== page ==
designing the helmet so that the eye line was slightly pulled down,forcing the actors to tilt their heads slightly up and back, which gave them a very proud, strong feel. •

Both Christopher Eccleston and Adewale Akinnuoye-Agbaje, who play the dark elves Malekith and Algrim, respectively, had to memorize their dialogue written in an elven language that was created specifically for the film.

• Before sending helicopters to film over historic Greenwich, England, on a quiet Sunday morning, the location crew dropped 4,000 letters in the area: 2,000 on one side of the river and 2,000 on the other side of the river, explaining to the residents what was going to be happening. •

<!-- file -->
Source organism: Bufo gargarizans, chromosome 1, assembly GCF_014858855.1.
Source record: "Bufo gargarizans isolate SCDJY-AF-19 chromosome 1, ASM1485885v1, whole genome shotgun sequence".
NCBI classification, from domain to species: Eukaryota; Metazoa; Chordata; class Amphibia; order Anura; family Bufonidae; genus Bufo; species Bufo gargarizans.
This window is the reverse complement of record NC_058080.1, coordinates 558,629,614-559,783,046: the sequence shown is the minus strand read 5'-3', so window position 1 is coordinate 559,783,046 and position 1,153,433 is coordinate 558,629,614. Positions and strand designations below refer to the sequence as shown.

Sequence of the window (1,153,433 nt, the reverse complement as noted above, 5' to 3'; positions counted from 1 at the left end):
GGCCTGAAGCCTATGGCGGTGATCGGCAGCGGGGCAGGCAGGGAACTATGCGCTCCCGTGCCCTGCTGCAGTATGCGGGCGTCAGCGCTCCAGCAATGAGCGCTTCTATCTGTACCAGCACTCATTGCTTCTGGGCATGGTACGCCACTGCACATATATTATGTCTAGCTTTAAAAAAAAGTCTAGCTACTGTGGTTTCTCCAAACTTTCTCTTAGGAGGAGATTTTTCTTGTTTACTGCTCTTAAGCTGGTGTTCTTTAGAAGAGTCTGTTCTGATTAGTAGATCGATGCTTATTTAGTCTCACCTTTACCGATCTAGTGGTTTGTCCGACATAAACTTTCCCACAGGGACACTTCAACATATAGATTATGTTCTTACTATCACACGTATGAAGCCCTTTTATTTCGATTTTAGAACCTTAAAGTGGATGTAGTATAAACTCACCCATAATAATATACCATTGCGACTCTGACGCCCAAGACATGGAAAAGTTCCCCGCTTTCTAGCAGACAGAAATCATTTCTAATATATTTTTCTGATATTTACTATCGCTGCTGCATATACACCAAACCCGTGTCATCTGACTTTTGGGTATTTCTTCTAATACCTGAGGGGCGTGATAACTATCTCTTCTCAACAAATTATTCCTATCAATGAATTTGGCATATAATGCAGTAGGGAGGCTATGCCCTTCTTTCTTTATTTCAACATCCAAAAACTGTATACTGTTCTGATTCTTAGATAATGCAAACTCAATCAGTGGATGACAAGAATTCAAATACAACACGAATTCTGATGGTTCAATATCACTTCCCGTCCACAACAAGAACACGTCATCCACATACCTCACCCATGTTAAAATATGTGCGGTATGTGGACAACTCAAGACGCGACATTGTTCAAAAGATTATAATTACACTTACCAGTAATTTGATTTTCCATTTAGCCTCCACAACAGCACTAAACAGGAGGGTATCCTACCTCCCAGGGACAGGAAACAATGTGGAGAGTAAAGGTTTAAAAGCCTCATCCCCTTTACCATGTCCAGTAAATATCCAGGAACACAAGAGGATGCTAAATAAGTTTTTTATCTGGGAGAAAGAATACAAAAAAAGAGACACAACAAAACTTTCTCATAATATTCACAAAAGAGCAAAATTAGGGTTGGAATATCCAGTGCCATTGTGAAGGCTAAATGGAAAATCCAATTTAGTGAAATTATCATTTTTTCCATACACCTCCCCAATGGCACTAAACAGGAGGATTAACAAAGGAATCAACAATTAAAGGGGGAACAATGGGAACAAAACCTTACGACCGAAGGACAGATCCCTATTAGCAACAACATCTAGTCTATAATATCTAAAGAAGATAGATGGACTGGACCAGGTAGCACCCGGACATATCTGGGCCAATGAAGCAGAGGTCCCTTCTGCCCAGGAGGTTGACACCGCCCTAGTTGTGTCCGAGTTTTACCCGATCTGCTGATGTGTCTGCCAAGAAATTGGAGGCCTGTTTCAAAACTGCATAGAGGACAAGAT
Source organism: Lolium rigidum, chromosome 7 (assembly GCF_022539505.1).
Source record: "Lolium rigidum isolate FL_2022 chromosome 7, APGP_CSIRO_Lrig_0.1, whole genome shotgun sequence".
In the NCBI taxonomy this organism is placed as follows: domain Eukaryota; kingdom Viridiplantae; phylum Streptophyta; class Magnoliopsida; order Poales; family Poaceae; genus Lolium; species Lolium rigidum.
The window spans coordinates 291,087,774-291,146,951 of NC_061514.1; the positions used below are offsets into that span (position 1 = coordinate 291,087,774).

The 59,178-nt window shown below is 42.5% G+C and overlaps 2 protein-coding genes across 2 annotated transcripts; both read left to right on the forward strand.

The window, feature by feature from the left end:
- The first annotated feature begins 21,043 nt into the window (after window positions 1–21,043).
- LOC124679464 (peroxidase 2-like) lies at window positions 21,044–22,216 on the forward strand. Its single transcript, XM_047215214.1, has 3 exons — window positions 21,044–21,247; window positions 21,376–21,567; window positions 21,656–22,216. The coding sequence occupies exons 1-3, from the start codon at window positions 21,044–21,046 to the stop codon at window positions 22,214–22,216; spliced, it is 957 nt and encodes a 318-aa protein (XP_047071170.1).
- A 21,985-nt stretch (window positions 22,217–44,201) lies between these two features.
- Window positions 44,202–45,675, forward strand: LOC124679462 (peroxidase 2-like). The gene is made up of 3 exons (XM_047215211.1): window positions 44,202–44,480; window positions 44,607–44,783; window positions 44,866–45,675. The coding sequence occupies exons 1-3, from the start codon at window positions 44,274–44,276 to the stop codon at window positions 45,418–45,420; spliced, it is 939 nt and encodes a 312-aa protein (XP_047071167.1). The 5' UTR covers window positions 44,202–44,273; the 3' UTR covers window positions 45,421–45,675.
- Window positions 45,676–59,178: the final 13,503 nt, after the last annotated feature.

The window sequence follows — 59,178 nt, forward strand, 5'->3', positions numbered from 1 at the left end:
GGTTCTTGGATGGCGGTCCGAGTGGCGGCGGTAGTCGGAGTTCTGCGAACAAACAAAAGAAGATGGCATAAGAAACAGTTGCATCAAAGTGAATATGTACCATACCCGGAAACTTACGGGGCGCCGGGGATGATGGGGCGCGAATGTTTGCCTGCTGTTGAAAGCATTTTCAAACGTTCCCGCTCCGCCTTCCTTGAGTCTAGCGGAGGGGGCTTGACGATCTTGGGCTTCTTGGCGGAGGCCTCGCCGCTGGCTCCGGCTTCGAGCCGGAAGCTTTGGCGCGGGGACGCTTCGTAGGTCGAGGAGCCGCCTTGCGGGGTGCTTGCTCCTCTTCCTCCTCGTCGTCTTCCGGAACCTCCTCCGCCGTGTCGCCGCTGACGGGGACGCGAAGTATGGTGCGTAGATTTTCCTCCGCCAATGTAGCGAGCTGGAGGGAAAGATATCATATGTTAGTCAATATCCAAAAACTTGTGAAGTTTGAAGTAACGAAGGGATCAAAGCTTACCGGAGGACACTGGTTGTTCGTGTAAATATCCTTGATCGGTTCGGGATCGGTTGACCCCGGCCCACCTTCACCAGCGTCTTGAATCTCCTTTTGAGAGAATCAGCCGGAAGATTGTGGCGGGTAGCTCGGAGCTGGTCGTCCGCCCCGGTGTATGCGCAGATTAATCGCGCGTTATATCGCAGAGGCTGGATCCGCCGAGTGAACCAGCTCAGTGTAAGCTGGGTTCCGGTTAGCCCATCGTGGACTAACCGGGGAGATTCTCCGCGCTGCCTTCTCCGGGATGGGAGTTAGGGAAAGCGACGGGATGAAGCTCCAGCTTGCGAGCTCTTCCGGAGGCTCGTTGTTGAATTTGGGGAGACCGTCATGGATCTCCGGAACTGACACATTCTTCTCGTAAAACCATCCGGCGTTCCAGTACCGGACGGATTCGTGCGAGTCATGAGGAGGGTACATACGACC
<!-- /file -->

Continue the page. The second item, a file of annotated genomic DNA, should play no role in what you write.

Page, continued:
Filming at the famous Stonehenge historical site proved to be a challenge. After finally getting permission from English Heritage, the filmmakers found out that there were lots of rules and regulations associated withfilming there. They could only be in amongst the stones outside of the normal visiting hours.So shooting had to take place early in the morning before opening, which only gave the film crew about three hours before they had to pull back for wider shots once the stones were opened to the public. Being a heritage site, no one was allowed to touch the stones or walk on any stones, so a lot of logistics had to be applied to the filming there.


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CINEMA

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Captain Phillips